Fashion from the capital: Spring/Summer 2019 Menswear: Balmain
(The Freeman) - March 26, 2019 - 12:00am

“Don’t you black-or-white me.” Growing up a black child of white adoptive parents in Bordeaux and then coming up as the only black creative director at a legacy Paris fashion house (Boateng was long gone, and Abloh yet to rock up), Olivier Rousteing listened to a great deal of Michael Jackson. His favorite song? “They Don’t Care About Us,” he said before the recent heavily Jackson-flavored Franco/American Thriller at Balmain.

Bubbles was not featured, however along with the soundtrack there were lots of fun, loving references to Jackson and the way he makes Rousteing feel; the red jacket, the Balmain/ “Bad” cover tee in look eight, the “Dangerous”-style panorama illustration, the mirror-frogged sweatshirt, and – of course – all the black socks and white loafers. There were also a lot of less-specifically Jackson references to the vision of Americana Rousteing viewed through his distant Bordeaux lens while growing up: oversize vintage collegiate football sweaters and cardigans, some great loose pleated denim-alike jersey trousers and ripped denim jeans, and jackets whose holes were lined in atelier-applied crystal.

So this was a red, white, and blue collection, yes; but ultimately it was way more tricolor than star-spangled. Rousteing also name-checked Serge Gainsbourg, that Gauloise gravel-voiced exemplar of the patrimony of La France, as a key lifetime listen. The fabric of French tradition was woven (and studded, pinned, and printed) into this collection.

Marinière tops in paillette, low-slung, were worn above shockingly neutral (for Balmain) but totally French-preppy narrow straight-cut unwashed indigo jeans. There was a fitted bouclé jacket in tricolor weave (navy dominated) and a lot of Deauville or St.-Tropez nautical tailoring in more bouclé. Other excellent details, neither specifically French nor American but très Balmain, were the broken-glass-effect clear paillettes and the high-rise, CONS-reminiscent, Balmain-tagged sneakers.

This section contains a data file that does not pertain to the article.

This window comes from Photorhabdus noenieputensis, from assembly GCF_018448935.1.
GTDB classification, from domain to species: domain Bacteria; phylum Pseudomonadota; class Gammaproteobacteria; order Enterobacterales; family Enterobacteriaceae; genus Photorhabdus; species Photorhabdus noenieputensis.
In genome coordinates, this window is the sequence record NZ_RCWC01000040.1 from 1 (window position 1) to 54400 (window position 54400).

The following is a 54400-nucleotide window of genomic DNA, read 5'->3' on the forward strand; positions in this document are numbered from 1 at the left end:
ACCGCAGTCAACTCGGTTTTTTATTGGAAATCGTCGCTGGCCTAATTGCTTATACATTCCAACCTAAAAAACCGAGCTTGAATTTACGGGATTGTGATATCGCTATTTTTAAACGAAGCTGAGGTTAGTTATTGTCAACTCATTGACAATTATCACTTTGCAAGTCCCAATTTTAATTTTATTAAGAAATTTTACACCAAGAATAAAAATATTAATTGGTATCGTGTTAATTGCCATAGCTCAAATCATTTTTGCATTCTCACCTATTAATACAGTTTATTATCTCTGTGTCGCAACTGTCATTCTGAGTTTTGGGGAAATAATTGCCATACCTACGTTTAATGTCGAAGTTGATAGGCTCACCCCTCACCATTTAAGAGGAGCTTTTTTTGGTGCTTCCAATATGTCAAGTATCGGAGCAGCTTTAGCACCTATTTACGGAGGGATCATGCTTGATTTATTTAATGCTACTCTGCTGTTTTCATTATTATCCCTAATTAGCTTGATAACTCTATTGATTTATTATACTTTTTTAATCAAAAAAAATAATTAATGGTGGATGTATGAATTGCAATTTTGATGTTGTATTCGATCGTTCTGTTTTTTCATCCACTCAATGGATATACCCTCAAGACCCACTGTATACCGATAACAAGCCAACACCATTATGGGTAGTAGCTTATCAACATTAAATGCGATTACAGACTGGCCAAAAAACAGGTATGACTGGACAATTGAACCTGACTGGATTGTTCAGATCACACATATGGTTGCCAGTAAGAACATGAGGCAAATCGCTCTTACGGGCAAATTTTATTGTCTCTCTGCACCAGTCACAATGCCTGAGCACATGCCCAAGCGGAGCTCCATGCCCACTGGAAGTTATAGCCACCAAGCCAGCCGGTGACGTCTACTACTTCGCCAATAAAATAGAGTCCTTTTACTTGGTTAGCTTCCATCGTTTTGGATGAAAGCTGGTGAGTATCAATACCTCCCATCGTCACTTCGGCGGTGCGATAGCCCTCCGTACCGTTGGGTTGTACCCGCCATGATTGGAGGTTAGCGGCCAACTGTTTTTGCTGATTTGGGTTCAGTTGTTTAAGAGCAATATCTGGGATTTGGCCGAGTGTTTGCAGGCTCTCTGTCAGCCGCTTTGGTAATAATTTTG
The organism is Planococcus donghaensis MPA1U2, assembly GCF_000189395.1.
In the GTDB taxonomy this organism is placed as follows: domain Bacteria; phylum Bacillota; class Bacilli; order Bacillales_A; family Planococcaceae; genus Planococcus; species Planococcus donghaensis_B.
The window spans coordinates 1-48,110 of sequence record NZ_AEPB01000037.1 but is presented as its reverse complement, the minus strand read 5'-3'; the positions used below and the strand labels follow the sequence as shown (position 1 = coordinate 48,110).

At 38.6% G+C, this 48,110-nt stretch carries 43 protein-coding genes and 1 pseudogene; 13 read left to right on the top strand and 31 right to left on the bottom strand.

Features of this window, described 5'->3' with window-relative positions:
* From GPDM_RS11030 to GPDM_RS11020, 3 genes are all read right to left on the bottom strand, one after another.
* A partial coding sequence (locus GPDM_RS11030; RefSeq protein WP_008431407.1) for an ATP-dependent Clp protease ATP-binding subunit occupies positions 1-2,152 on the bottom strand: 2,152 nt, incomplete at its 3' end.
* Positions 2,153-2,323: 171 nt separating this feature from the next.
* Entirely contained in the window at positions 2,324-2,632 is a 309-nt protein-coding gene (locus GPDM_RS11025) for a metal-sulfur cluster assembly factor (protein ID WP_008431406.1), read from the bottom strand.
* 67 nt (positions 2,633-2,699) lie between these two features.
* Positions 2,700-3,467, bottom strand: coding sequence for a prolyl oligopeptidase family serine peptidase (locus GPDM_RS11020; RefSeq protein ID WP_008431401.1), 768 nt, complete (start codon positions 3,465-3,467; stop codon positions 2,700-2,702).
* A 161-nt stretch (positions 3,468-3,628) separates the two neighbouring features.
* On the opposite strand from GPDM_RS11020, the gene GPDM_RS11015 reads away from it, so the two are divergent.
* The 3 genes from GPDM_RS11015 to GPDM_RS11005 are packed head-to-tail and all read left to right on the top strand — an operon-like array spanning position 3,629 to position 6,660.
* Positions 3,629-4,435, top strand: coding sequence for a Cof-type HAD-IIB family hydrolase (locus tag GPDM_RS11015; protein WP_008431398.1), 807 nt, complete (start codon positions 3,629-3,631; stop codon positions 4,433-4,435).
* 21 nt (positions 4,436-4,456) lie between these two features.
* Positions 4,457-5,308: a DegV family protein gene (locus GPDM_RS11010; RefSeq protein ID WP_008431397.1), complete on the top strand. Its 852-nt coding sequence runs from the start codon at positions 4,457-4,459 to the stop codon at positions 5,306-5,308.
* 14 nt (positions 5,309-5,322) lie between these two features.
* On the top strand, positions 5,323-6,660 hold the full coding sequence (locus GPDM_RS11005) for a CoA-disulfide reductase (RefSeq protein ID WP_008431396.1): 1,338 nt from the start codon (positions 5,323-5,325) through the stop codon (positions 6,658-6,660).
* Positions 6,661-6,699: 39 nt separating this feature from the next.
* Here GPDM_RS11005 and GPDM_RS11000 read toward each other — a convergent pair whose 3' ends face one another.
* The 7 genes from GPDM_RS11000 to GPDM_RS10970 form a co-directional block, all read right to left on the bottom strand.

Near the end there was a tight little section, nearly all-black, that gave soft silk evening jackets and tailcoats hoods that extended out their lapels – this looked almost Japanese, way off-theme, but sleekly ninja. Balmain’s atelier is in fine form: Both for men and for women the house’s trademark mega-embellishment was excellently executed. One silhouette was intriguing but elusive: Expressed nearish the start via a blue, shinily Balmain-buttoned rain cape and slim-fit washed jeans over white socks and loafers, it was repeated in black leather with biker-jacket touches. This felt like a specifically French reference that was frustratingly beyond this non-French eye’s parsing.

This show was apparently the first-ever in the salons of a historic Seine-side building belonging to the French Ministry of Foreign Affairs: Possibly (and I’m totally speculating) this was a result of Rousteing’s meeting with French President Emanuel Macron at last womenswear week’s dinner at the Élysée Paris. It certainly made for an extra layer of resonance to a rich collection rooted in a very French perception of cultural difference that was simultaneously a celebration of assimilation and multiculturalism.

Of course, there are many who still don’t care about Rousteing. Equally, he doesn’t care about them. He said: “I know we are living in a world of menswear where everyone is going in one direction, but the growth of my brand is now 40 percent in menswear. Men are looking for something else, I feel. You cannot reduce them to one story, so what is important is to keep the identity of our menswear, and to have a point of view.” ( - Luke Leitch

  • Latest
Are you sure you want to log out?
Login is one of the most vibrant, opinionated, discerning communities of readers on cyberspace. With your meaningful insights, help shape the stories that can shape the country. Sign up now!

or sign in with